2

An example of a classic tautology would be ¬¬A ↔ A. Since double negative elimination is not intuitionistically valid, this classic tautology would not be an intuitionisitic tautology since ¬¬A → A is not intuitionistically valid.

I am particularly interested in De Morgan's rules. The following are classic tautologies:

  • (A ∨ B) ↔ ¬(¬A ∧ ¬B)
  • (A ∧ B) ↔ ¬(¬A ∨ ¬B)

I wasn't able to prove them without using indirect proof, law of the excluded middle or double negation elimination. However, that does not mean that they can't be shown to be true using only intuitionistic natural deduction rules: (into and elim rules for conjunction, disjunction, conditional and negation).

More generally I wonder if there is a reference list of relatively common classic tautologies that are not intuitionistic tautologies?

  • 1
    There is a note here: proofwiki.org/wiki/… that claims to answer the immediate question, but without proofs (despite the name of the wiki?) – jobermark Aug 14 at 3:09
  • 1
    Despite Heyting, tautologies are basically alien to the notion of intuitionism or constructivism. If you are looking for a proof that preserves trust, or a construction that can be carried out, omitting the instructions is not the best approach. Brouwer hated the idea of Heyting formalizing his logic. And Kleene rejected logic as the right approach to proof in general, which led him to elaborate recursive function theory more deeply. – jobermark Aug 14 at 3:14
  • 1
    A 'truly constructive' proof results in a function. You can then pick that function up and use it to build other functions more easily than you can back off from the function to one of its Boolean implications and use tautologies to extend the implication. The extended implications are also less 'constructive', because you don't end up with a function you can take elsewhere, just a fact. So it would be quite an unusual undertaking to make such a table. – jobermark Aug 14 at 3:22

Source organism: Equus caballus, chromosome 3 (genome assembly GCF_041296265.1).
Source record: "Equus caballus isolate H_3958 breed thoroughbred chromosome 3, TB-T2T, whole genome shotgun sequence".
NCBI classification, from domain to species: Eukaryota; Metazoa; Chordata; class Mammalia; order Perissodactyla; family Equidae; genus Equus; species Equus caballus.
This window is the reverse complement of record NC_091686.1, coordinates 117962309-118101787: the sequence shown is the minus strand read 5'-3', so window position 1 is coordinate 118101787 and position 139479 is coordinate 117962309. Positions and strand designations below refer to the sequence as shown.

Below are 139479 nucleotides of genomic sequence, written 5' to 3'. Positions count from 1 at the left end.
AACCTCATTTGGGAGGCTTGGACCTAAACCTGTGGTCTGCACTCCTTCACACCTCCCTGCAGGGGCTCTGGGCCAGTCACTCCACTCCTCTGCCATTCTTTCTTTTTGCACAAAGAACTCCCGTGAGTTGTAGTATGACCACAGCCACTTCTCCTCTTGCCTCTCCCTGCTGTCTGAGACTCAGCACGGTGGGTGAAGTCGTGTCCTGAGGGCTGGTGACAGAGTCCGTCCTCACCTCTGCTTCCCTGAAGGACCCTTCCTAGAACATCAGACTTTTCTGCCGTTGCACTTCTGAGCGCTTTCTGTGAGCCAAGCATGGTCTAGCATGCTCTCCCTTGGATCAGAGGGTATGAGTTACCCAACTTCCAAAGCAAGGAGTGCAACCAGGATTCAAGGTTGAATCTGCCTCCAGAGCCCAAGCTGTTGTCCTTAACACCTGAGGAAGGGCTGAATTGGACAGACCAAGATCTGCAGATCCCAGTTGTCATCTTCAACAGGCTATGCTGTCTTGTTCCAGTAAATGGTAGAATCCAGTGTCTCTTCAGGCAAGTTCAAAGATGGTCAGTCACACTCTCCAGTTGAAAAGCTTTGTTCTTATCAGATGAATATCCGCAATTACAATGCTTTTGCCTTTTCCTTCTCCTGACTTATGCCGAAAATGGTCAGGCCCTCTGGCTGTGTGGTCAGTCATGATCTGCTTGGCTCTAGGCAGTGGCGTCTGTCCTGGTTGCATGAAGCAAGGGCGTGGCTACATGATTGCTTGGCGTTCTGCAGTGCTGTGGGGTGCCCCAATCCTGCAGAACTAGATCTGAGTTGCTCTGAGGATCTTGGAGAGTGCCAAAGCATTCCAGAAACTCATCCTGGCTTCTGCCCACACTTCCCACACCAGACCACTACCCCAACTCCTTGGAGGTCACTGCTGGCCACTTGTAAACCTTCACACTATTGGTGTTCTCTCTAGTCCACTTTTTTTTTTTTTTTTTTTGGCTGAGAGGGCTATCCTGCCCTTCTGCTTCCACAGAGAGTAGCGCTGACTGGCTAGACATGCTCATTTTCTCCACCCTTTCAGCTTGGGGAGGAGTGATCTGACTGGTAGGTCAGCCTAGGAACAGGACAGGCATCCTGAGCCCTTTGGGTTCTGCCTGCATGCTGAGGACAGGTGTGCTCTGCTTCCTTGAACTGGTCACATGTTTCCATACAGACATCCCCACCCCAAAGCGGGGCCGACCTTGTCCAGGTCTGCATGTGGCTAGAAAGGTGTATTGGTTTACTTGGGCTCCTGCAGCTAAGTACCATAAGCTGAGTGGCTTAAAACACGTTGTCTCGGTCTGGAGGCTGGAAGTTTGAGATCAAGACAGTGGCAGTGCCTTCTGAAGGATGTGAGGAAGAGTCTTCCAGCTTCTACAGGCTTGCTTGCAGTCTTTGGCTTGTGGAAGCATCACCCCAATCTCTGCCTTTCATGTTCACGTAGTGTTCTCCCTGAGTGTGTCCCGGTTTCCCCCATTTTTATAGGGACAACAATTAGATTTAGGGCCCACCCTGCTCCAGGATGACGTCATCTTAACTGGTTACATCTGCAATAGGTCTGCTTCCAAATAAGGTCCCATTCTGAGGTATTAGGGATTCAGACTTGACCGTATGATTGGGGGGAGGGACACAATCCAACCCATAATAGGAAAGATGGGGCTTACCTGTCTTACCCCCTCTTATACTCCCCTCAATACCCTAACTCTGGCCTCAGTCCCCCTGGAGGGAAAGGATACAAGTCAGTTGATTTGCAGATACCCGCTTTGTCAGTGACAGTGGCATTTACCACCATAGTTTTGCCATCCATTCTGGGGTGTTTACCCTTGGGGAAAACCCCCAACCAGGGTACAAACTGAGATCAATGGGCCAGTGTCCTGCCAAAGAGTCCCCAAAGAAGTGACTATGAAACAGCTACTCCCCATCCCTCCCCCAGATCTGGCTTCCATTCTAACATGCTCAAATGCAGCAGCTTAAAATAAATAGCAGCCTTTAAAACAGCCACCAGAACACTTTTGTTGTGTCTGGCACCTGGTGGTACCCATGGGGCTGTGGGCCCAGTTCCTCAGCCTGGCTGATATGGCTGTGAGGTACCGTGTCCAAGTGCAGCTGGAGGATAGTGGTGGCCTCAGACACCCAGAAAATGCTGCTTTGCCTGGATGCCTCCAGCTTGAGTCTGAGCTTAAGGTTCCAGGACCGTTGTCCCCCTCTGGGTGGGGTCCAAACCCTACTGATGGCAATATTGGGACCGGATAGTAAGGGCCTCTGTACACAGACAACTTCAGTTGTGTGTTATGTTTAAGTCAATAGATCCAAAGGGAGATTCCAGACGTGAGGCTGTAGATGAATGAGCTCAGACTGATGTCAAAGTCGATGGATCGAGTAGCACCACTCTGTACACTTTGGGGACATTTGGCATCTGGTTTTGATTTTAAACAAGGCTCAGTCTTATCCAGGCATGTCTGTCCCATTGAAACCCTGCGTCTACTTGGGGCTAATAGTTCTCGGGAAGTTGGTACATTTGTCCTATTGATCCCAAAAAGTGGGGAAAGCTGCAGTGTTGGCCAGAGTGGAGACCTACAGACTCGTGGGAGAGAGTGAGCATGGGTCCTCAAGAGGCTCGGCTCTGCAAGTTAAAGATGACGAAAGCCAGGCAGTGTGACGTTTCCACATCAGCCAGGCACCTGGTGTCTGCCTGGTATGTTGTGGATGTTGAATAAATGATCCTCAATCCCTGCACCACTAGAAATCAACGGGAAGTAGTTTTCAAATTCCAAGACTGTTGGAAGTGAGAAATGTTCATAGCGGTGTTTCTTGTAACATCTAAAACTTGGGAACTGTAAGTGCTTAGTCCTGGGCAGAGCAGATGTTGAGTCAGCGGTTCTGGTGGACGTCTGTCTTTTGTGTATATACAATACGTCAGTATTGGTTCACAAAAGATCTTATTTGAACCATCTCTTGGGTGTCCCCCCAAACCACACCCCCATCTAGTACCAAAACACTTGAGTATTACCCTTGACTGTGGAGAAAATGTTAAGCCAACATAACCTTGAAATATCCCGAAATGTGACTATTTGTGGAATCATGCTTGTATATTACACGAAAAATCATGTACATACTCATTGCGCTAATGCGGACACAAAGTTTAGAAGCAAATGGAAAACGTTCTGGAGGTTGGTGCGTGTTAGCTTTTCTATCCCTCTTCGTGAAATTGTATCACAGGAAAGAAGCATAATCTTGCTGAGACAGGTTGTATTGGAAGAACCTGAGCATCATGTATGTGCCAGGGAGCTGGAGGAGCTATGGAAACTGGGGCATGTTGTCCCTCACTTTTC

• 2
    In this form both are intuitionistically invalid (since taking B=F or T produces the double negation rule). In the usual form (with the outside negation on the left), the first one is valid and the second one only works one way, see Do De Morgan's laws hold in propositional intuitionistic logic? on Math SE. Here is planetmath's list of some common non-intuitionistic tautologies. There are infinitely many so there can be no exhaustive list. – Conifold Aug 14 at 4:13
  • I updated my answer with a more detailed overview of the De Morgan laws and some tautologies that are intuitionistically valid. – lemontree Aug 15 at 22:32
2

I don't know of any external, more comprehensive list, but here are some of what I'd claim the most prominent statements that are valid classically but not intuitionistically:

  • (¬A→⊥)→A (reductio ad absurdum)
  • ¬¬A→A (double negation elimination)
  • A∨¬A (tertium non datur)
  • ¬(¬A∨¬B)→A∧B (DeMorgan 1a←)
  • A∨B↔¬(¬A∧¬B) (DeMorgan 2a→+←)
  • ¬(A∧B)→¬A∨¬B (DeMorgan 2b←)
  • (A→B)∨(B→A)
  • (A→B)→(¬A∨B)
  • (¬B→¬A)→(A→B) (reverse of contraposition)
  • ((A→B)→A)→A (Peirce's law)
  • (¬A→A)→A (consequentia mirabilis)

For the implications, the reverse direction is provable in intuitionistic logic. In addition, the following are intuitionistically valid:

  • ⊥→A (ex falso quodlibet sequitur)
  • ¬⁢¬⁢¬⁢A→¬⁢A (double negation elimination on negative formulas)
  • ¬A∧¬B↔¬(A∨B) (DeMorgan 1b→+←)
  • (A→¬B)→(B→¬A) (contraposition with negated consequent)
  • A→(B→A) (weakening)

The list of intuitionistically invalid formulas boils down to all those formulas whose derivation requires the use of reductio ad absurdum, or equivalently law of excluded middle, or equivalently double negation eliminiation.

It is provable that for all the propositions which are valid clasically but not intuitionistically, their double negation is derivable intuitionistically (so we have e.g. ¬¬(A∨¬A) though not A∨¬A).

Your Answer

By clicking “Post Your Answer”, you agree to our terms of service, privacy policy and cookie policy

Not the answer you're looking for? Browse other questions tagged or ask your own question.